Monday, May 15, 2006

OK, still slow...

I received Henry Gwiazda's "She's walking...." for review last week, an animated DVD with soundtrack. Pretty fascinating stuff, though it takes a bit of getting into as the animation is of the type that I think of as "generic computerized", but it's probably more than that. In any case, Gwiazda focusses on very small, "insignificant" everyday events--a woman's hand moving a coffee cup, say or various small movements of the head and hands during conversation or the play of light on a wall--and views them from four different angles/distances, then recapitulates the scene from a single point of view. Only a select few portions of a scene would move at a given moment; the rest remained static. By having the viewer concentrate on these events that might otherwise go unobserved the first time through, they're automatically registered in one's consciousness on second viewing, enabling a far richer experience than likely would have been achieved otherwise. Additionally, Gwiazda uses sounds, generally recorded in the field. They often, but not always, sync up with visually depicted action but never, as far as I can remember, match action-to-sound. For instance, a person might open a door and you hear birds singing or a truck passing. There are three "episodes". I found myself getting more and more drawn in as the disc progressed, glimpsing the logic of the sound placement little by little and gaining a great appreciation of Gwiazda's choices insofar as what he found "important" in a given scene.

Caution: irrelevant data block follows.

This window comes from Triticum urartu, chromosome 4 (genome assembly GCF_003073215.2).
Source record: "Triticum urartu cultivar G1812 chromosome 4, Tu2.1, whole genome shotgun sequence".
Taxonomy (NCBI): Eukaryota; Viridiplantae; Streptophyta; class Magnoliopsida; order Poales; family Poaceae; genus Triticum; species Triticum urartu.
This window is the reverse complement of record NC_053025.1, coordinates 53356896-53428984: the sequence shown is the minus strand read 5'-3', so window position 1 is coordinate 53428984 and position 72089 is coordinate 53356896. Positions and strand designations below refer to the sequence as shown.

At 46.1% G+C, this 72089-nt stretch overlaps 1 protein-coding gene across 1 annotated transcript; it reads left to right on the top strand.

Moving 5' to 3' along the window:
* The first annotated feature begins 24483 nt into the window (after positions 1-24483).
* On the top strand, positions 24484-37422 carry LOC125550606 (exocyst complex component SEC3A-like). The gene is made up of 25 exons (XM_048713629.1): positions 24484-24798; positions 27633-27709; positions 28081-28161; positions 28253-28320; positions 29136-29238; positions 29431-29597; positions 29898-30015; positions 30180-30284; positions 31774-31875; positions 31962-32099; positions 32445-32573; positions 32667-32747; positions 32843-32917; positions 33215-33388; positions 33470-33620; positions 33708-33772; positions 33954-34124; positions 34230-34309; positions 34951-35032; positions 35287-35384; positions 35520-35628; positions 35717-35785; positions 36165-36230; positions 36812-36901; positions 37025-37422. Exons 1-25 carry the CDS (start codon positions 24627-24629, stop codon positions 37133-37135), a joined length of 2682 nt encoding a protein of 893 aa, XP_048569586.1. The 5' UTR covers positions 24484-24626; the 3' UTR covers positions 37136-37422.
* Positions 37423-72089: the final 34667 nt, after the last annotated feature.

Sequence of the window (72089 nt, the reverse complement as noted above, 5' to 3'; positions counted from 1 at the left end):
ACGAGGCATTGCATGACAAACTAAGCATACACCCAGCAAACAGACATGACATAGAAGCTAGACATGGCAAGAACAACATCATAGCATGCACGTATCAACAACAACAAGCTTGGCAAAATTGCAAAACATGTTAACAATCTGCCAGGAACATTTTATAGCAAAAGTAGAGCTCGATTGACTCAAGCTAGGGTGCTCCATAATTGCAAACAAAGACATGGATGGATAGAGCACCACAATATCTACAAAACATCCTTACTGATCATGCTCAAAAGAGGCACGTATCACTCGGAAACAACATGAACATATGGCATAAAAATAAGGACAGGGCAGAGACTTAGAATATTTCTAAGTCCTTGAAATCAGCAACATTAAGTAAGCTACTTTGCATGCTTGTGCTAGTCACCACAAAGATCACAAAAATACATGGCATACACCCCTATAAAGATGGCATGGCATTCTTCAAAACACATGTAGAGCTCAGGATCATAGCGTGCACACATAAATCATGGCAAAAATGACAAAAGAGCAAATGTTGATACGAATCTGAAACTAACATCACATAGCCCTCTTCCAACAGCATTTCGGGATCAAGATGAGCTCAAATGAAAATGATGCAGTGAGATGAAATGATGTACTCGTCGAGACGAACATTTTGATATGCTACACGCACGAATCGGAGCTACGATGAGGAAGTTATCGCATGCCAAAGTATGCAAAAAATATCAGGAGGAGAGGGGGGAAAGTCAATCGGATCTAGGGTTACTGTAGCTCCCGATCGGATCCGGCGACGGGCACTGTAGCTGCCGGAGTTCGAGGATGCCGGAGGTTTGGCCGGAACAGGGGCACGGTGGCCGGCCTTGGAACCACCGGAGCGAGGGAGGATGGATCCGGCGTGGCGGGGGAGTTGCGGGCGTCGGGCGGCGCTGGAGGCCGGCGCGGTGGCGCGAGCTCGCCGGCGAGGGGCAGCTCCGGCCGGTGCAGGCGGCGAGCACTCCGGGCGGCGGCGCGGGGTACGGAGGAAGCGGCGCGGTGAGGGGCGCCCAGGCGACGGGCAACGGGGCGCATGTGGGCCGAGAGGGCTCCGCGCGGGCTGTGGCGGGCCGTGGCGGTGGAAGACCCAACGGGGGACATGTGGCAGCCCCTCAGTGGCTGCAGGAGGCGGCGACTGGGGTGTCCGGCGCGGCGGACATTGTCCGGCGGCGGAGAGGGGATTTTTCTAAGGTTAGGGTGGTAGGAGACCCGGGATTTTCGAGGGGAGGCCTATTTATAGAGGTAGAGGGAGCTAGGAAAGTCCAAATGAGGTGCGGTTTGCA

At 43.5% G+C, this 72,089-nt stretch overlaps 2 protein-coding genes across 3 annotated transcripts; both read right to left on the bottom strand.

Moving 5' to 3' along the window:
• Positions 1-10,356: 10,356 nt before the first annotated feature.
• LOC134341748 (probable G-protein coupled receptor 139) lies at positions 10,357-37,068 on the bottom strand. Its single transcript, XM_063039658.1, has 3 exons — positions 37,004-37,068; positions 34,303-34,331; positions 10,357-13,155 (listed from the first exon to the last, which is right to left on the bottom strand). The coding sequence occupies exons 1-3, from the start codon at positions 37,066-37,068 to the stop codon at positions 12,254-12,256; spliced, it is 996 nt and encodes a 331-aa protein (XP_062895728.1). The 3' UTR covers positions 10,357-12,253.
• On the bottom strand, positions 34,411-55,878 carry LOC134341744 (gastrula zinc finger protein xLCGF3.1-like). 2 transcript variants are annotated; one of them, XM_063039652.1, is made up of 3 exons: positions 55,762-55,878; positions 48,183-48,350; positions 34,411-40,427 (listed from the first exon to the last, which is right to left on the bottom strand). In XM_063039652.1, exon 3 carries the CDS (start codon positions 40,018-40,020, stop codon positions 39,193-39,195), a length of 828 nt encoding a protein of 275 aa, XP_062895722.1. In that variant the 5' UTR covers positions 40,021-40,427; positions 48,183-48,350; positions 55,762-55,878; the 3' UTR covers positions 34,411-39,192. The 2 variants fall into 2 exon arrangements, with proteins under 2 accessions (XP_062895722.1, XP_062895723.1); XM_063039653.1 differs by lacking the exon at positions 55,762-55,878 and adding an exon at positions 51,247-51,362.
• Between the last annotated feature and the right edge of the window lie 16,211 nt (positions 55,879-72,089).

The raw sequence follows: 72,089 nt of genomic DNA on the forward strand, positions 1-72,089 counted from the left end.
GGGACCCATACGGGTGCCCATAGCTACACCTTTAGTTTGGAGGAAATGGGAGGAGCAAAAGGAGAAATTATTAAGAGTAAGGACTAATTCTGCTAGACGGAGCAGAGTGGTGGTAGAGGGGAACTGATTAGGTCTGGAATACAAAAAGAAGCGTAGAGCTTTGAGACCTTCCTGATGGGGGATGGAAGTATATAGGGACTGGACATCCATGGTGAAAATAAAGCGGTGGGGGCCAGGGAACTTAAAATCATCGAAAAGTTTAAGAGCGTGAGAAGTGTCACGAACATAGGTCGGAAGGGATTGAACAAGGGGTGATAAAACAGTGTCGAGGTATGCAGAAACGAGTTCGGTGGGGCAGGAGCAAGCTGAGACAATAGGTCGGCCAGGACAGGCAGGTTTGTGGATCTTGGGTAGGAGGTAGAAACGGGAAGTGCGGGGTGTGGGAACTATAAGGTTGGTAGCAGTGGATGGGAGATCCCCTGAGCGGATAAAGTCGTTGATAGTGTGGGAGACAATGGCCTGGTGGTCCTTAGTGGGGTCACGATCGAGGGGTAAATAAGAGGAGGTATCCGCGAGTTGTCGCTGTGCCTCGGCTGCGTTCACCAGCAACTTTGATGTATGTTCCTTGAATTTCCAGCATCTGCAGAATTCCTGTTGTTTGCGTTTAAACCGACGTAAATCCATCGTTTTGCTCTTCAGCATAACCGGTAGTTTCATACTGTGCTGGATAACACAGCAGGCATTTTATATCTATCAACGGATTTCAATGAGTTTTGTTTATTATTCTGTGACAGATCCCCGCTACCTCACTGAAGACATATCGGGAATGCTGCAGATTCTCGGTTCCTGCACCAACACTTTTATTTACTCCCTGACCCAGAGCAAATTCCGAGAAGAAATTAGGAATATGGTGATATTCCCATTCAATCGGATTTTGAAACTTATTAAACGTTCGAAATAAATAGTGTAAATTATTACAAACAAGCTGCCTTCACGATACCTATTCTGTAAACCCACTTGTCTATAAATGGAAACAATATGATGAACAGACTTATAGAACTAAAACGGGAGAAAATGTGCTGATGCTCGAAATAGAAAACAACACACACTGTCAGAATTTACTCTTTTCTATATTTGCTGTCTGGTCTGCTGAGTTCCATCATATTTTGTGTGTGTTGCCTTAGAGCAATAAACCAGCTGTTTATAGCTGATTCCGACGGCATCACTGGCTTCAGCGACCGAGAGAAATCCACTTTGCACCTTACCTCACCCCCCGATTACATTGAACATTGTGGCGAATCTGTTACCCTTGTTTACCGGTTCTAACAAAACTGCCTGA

I was reminded of a dance performance I'd seen way back in about 1978 at Environ, by a troupe from Arizona. Their idea revolved around baseball and all the tiny, "minor" movements a player makes during a game. So they stand there, fairly still, occasionally twitching a glove, adjusting a crotch, changing weight distribution from one foot to another. There'd be a brief flurry of game activity then a settling back down into small movements. This show has always stayed with me and not just because it concerned baseball (reason enough)--very beautiful concept.


Kenzaburo Oe - A Personal Matter
William Vollman - Europe Central


Keith Rowe/Toshimaru Nakamura - between (Erstwhile)
Saka Acquaye and his African Ensemble - Ghana High-Life
Java Court Gamelan, Vol. I (Nonesuch)
Pimmon - Secret Sleeping Birds (Sirr)
Terry Riley - You're No Good (Organ of Corti)

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